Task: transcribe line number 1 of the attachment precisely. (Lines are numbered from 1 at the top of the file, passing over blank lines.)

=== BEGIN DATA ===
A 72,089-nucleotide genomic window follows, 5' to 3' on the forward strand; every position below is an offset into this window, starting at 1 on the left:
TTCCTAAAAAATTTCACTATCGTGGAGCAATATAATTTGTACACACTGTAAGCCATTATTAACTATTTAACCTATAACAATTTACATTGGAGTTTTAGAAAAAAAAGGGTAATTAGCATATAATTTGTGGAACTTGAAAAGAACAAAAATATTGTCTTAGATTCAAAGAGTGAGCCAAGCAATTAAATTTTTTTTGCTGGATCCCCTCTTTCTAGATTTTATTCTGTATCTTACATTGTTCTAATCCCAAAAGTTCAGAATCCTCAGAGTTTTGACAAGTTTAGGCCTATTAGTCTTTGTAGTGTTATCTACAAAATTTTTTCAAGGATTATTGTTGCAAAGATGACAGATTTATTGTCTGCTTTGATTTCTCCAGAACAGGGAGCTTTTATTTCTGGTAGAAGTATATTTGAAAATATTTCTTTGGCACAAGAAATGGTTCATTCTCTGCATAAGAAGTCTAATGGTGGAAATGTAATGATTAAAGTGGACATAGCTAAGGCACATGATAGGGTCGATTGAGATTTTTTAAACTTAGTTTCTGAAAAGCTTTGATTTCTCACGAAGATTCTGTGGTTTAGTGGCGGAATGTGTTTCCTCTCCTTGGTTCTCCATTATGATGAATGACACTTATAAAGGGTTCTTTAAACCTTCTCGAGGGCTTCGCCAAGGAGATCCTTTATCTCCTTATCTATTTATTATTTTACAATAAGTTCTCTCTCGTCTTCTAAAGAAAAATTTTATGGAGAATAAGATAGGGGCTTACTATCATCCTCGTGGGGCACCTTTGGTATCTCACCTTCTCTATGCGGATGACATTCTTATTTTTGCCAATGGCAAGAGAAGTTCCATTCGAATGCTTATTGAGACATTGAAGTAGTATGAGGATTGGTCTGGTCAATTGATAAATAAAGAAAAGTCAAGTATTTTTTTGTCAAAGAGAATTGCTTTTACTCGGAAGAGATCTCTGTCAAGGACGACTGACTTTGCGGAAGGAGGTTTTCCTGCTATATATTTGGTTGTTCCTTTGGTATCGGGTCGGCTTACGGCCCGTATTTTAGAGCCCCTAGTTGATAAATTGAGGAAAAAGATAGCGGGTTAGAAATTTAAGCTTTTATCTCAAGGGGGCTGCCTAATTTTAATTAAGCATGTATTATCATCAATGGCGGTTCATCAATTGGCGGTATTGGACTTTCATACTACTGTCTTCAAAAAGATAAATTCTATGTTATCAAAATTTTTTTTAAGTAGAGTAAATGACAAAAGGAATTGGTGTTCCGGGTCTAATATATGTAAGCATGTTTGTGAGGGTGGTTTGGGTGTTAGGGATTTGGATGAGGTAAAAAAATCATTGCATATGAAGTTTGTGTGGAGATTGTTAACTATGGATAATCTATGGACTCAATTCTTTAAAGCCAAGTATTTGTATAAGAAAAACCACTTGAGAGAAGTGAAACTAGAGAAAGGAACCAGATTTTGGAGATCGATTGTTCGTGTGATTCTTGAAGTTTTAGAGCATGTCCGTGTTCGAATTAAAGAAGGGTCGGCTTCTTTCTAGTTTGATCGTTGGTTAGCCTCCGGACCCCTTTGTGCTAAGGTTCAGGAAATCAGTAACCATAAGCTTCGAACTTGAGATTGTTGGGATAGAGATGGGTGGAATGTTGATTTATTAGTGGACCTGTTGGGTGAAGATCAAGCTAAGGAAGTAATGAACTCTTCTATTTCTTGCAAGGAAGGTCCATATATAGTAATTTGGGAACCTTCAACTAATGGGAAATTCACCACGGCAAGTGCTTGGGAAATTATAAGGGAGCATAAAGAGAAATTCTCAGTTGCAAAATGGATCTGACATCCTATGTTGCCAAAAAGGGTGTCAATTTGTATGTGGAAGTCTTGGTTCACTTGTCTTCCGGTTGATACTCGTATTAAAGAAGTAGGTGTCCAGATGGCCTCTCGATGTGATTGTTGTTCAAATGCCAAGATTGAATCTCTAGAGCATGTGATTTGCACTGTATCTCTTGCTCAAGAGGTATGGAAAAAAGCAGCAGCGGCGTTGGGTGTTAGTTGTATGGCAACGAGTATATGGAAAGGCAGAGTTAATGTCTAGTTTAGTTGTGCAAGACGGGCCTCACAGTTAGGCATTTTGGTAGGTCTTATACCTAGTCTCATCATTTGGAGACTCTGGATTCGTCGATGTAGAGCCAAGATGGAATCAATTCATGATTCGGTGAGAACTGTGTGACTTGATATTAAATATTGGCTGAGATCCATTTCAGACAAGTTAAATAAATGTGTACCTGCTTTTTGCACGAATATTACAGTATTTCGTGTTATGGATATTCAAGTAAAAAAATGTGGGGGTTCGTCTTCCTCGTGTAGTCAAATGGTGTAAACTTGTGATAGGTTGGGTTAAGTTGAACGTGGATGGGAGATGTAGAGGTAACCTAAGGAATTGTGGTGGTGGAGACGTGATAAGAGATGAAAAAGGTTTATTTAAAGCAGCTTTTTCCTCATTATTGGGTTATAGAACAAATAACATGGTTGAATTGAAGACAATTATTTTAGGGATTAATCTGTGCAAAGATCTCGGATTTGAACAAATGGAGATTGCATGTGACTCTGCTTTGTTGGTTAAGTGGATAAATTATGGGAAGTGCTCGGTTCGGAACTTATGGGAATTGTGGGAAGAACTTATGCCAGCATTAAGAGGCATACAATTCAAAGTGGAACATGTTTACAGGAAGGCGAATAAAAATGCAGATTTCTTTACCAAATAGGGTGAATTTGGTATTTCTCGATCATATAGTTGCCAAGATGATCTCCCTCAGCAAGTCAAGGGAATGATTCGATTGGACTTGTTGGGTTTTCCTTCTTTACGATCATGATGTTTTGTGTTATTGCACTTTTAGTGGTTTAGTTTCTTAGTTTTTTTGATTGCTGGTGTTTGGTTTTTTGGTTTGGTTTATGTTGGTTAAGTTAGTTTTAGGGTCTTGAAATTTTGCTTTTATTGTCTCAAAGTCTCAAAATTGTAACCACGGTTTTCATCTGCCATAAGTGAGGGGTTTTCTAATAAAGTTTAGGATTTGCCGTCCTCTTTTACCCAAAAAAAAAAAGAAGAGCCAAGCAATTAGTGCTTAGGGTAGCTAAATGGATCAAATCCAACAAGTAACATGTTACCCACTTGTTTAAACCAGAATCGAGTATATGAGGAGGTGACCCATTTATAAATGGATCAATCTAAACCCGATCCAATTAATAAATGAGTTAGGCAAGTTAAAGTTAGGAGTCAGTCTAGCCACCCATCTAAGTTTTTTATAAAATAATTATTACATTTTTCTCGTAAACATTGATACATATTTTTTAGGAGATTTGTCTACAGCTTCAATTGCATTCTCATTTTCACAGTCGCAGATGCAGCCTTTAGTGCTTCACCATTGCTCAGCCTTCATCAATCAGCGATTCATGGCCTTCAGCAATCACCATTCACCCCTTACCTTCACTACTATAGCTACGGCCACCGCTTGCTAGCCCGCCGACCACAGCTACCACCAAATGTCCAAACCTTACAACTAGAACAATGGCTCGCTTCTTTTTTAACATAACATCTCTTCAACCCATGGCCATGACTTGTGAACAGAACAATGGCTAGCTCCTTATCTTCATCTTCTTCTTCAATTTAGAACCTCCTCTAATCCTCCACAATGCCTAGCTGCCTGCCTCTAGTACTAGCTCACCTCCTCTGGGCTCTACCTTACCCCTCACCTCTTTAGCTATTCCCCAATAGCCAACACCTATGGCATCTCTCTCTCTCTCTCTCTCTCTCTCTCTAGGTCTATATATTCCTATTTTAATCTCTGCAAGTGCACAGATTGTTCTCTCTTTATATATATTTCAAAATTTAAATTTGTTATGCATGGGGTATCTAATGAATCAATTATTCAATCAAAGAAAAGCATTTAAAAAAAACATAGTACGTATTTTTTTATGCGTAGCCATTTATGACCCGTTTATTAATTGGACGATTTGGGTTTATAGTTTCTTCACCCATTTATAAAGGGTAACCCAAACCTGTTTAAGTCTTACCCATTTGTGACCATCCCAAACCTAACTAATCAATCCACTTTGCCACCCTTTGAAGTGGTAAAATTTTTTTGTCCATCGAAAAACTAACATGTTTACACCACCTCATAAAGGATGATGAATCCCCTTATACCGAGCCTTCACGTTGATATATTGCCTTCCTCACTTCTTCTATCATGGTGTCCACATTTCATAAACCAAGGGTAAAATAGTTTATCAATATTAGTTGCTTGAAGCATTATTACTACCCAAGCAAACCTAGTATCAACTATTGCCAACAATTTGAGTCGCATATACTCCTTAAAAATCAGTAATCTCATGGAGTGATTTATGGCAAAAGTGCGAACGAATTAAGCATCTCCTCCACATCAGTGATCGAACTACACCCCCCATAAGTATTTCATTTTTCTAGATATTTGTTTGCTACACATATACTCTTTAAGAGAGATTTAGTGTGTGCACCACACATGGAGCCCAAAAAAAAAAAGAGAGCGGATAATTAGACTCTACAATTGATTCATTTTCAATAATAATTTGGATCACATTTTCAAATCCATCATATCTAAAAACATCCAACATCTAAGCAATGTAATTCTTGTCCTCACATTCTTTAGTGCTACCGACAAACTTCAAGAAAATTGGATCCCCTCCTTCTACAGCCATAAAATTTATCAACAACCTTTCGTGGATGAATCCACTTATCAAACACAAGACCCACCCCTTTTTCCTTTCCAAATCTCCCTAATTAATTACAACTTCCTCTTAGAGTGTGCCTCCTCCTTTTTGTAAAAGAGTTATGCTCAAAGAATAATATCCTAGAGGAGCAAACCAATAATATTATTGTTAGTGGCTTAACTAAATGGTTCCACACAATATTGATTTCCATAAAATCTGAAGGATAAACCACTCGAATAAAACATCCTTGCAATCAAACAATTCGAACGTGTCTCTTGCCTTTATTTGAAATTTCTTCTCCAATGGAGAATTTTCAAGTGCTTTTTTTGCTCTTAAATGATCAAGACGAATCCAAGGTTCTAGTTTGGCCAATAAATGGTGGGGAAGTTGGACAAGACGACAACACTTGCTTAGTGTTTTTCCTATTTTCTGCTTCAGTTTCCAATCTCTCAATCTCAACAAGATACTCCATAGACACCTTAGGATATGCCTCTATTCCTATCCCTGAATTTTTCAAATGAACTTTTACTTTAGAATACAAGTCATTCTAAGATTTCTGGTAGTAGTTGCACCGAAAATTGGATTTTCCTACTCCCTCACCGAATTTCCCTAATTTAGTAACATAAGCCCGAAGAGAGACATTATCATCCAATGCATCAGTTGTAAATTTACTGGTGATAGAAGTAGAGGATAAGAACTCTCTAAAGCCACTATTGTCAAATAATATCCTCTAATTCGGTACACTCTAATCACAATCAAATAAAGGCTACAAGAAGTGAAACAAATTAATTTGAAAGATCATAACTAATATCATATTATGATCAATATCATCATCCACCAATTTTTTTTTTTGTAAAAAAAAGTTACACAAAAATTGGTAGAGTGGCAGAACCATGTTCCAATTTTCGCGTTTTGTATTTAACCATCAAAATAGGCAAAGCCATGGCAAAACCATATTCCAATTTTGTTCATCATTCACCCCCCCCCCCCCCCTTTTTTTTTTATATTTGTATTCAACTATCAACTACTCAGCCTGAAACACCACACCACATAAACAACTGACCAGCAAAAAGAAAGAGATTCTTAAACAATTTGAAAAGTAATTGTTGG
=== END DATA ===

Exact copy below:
A 72,089-nucleotide genomic window follows, 5' to 3' on the forward strand; every position below is an offset into this window, starting at 1 on the left: